- The Plate
Jam: Chemistry and Cool in a Jar
Jam is nothing more than a balance of pectin, sugar, and acid. No wonder Marie Curie loved making it so much.
Marie Curie was a jam-maker. Her home account books, writes Susan Quinn in Marie Curie: A Life, were filled with seasonal entries for fruit for making jam, and the summer of 1898, during which she discovered polonium, also found her putting up a batch of gooseberries. She used eight pounds of fruit and eight pounds of sugar and made 14 pots of jelly.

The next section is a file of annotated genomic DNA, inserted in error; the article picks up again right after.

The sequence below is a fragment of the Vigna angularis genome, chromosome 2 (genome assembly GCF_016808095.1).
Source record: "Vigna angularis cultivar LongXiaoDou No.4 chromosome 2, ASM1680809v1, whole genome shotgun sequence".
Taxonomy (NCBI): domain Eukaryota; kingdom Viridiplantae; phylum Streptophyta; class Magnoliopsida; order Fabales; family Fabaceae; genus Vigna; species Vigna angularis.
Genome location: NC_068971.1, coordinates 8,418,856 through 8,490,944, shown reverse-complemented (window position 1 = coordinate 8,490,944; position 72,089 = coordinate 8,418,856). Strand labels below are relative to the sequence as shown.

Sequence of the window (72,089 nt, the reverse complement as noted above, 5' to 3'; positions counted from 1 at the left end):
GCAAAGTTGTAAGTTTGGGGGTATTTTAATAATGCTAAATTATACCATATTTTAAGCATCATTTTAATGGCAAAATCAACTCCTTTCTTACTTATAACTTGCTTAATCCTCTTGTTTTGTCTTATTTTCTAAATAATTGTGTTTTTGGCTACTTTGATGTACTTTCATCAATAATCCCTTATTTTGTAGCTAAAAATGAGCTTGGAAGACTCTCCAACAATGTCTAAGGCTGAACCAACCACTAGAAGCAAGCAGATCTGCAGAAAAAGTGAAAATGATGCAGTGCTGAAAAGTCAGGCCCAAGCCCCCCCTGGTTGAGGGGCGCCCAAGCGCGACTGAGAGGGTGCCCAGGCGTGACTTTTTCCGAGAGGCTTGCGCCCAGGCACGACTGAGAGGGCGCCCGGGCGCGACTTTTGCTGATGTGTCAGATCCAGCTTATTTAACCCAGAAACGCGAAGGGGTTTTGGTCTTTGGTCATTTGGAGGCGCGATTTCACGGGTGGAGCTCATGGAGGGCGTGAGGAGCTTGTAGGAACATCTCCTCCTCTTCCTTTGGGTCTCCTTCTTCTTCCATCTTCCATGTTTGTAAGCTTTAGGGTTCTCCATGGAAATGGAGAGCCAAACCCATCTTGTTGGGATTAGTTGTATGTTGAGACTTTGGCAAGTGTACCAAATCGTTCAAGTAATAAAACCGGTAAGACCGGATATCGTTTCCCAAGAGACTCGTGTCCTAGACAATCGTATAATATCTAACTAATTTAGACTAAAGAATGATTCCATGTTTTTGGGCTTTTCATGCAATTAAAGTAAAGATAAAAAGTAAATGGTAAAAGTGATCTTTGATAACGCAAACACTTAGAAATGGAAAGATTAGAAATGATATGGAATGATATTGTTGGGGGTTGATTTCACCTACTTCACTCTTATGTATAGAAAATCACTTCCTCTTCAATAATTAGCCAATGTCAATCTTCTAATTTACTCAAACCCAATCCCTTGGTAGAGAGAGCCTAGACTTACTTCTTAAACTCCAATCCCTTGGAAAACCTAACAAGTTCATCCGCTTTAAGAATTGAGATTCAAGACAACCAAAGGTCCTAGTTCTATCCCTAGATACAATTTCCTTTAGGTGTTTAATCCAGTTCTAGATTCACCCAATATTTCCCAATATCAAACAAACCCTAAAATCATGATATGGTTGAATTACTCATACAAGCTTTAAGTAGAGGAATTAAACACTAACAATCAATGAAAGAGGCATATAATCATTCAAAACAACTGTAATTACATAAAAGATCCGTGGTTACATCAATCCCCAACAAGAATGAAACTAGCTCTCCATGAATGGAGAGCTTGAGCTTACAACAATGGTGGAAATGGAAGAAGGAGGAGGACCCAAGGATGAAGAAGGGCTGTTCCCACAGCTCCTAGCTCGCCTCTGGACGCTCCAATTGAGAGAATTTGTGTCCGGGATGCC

The crucial word here is seasonal. Since ancient times, future-conscious householders have put a lot of effort into preserving the summer’s bounty of fruit. And the initial secret to that preservation was sweetener. Before cane sugar arrived from India via the Middle East, Greeks and Romans used honey, a near-eternal preservative characterized by low